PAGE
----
VOTING CLOSES 18th MARCH: Netmums chooses Flintshire Food Bank for “Sport Relief Grant”
Flintshire foodbank has been chosen by Netmums the parenting website, for a Sports relief grant that will give them a share of £200,000.
The ‘Sport Relief Grants chosen by Netmums’ initiative will share the £200,000 between five charities.
Each of the five charities will receive money – but how much they get is completely in our hands.
The charity which gets the most votes gets the biggest grant.
To vote for Flintshire Foobank in this years “Sport Relief Grants chosen by Netmums” initiative just click on the link here >> VOTE FOR FLINTSHIRE FOODBANK <<
This year Sport Relief will see the first ever Sainsbury’s Sport Relief Games, which is taking place from Friday 21st March to Sunday 23rd March.
You can raise money by running, swimming or cycling and raise money to help transform the lives of some of the poorest and most disadvantaged people both on your doorstep in the UK and around the world.
To find out more click the link Sport Relief
Catherine the Rural Development Officer for Flintshire Foodbank talks about how Sport Relief has made a huge difference to them.
Sport Relief funding has made a massive difference to me because it funds my job at Flintshire Foodbank. I love my job!
It enables me to work in the community with people that are struggling the most. My role is to make access to the foodbank easier and raise its profile.
Over the last 14 months I have set up distribution centres in Flintshire and we now have a mobile foodbank that goes out to the most rural areas.
Every day I meet people that are finding life hard for all sorts of reasons and we are able to help them meet their most basic need for food.
We also give people time to talk and share their stories. I have just started offering lunch to people at one of our centres. It’s nothing much but it’s warm and dry with the radio, newspapers, and beans on toast to eat.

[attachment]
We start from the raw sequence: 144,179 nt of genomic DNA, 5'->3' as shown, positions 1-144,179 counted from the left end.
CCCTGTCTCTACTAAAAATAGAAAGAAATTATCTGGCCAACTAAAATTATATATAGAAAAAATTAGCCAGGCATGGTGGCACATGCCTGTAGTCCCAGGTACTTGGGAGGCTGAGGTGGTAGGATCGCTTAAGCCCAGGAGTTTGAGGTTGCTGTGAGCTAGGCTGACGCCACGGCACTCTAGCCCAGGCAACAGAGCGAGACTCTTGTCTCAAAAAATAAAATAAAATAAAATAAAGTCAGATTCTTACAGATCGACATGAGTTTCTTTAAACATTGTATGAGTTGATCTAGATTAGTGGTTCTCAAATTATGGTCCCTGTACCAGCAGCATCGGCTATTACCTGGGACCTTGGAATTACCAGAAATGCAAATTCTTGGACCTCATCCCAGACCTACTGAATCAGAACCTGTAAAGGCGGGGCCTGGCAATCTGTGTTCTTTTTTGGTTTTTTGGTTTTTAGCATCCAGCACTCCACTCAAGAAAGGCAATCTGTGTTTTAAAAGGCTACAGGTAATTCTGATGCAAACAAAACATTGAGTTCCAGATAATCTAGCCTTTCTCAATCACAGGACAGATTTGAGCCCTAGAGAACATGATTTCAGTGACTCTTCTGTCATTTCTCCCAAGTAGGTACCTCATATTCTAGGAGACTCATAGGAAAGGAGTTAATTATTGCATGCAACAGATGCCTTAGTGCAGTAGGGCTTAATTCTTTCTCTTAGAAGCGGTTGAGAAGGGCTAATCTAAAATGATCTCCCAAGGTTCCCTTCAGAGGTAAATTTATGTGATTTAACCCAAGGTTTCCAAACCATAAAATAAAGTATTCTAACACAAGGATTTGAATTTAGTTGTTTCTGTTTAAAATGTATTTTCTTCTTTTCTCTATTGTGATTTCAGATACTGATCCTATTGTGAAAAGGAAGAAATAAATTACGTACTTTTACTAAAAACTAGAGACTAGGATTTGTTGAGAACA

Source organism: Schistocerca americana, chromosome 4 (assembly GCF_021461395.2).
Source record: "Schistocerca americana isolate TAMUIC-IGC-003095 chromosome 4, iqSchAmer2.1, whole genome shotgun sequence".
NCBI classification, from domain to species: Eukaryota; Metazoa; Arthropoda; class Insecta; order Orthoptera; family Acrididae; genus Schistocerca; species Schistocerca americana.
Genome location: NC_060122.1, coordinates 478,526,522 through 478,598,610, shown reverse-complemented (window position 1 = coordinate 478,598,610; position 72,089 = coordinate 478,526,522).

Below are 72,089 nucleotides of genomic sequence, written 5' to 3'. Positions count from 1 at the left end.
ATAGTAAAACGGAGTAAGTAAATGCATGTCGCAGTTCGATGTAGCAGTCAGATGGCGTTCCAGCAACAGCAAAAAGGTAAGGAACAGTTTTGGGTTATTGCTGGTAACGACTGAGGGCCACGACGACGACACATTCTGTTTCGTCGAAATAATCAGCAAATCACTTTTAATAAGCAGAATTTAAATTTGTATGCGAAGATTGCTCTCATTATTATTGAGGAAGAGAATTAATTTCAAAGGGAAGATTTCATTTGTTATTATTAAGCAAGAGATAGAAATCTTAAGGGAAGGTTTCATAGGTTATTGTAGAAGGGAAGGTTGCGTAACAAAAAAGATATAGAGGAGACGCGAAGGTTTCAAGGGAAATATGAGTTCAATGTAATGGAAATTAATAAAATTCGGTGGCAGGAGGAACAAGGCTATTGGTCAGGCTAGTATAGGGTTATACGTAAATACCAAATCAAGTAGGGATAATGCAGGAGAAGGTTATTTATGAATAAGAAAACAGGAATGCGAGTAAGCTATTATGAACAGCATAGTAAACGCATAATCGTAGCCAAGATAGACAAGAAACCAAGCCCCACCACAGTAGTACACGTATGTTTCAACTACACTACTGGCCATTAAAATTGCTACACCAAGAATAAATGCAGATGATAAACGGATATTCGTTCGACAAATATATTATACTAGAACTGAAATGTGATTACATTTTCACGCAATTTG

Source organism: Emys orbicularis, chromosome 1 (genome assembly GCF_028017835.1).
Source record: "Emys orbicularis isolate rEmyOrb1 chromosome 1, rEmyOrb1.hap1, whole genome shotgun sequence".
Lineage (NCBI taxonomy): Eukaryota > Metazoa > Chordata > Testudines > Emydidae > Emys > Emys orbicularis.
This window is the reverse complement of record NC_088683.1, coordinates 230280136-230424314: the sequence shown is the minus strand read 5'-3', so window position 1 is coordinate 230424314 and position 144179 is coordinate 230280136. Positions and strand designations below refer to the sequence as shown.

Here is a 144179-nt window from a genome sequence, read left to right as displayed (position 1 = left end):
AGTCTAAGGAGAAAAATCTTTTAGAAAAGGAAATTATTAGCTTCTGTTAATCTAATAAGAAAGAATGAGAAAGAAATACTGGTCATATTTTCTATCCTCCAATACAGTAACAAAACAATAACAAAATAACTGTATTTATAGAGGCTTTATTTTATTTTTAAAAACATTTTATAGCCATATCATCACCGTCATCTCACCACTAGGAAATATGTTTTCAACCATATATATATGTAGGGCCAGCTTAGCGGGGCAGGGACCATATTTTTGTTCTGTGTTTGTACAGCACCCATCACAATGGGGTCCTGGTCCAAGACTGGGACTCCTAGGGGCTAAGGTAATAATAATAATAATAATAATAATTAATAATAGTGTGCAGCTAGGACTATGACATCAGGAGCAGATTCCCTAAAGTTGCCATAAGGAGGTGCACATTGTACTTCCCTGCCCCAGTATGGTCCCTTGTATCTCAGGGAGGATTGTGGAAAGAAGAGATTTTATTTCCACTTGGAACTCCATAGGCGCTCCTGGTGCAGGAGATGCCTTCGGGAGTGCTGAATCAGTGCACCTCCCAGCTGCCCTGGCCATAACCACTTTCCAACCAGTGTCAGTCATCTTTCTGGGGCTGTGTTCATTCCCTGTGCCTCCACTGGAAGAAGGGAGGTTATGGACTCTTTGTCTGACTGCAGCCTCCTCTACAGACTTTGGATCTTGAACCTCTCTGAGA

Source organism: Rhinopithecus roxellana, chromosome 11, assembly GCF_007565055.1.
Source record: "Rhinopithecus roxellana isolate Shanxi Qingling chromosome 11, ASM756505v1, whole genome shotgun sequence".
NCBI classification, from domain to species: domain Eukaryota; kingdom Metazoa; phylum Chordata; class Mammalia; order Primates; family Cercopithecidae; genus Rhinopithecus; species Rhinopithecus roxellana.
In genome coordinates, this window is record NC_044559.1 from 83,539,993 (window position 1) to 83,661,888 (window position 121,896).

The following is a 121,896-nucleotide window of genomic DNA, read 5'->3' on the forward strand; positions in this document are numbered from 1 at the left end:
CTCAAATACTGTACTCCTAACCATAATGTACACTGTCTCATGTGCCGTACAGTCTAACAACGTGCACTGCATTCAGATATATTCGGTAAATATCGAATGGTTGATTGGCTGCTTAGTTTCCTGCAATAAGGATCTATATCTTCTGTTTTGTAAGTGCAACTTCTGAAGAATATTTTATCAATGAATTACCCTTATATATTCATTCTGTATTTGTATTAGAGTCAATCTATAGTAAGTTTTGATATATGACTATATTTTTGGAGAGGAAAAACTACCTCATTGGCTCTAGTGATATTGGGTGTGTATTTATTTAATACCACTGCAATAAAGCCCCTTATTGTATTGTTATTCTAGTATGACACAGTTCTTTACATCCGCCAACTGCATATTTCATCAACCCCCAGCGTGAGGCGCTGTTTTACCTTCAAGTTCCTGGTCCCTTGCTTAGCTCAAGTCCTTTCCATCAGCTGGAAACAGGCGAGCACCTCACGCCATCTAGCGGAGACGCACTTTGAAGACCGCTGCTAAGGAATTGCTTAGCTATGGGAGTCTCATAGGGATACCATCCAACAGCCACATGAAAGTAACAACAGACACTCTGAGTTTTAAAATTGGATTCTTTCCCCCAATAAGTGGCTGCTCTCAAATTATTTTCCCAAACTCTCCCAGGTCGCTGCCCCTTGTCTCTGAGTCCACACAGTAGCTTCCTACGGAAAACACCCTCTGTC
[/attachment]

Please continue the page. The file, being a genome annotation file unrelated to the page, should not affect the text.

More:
Not all of our clients are unemployed; at least 25% are working and are still unable to make ends meet.
Single mum Jennie got a job through an agency working 30 hours a week, but less than a month later it had been cut to nine hours a week. We help her and her son with food so that she can put money in the gas meter to keep them warm.
A lot of the people that have to turn to the foodbank are ashamed and embarrassed and we try to be as welcoming as possible.
Linda turned up on the verge of tears, with her mum for support. Her benefits had stopped while they were being reassessed because her youngest son had just turned five-years-old.
She had a cup of tea and we chatted while her food was being packed.
I asked her if she would like to help us while she is looking for work and she has now become one of our best volunteers. She is gaining in confidence, helping other people and has something else to put on her CV.
The Sport Relief funding has helped us reach more people.
When I started, the foodbank had fed around 1000 people, it’s now 8000.
The demand for foodbanks across the country has risen dramatically. We are working with vulnerable people and are in a perfect position to help make a real difference in their lives.
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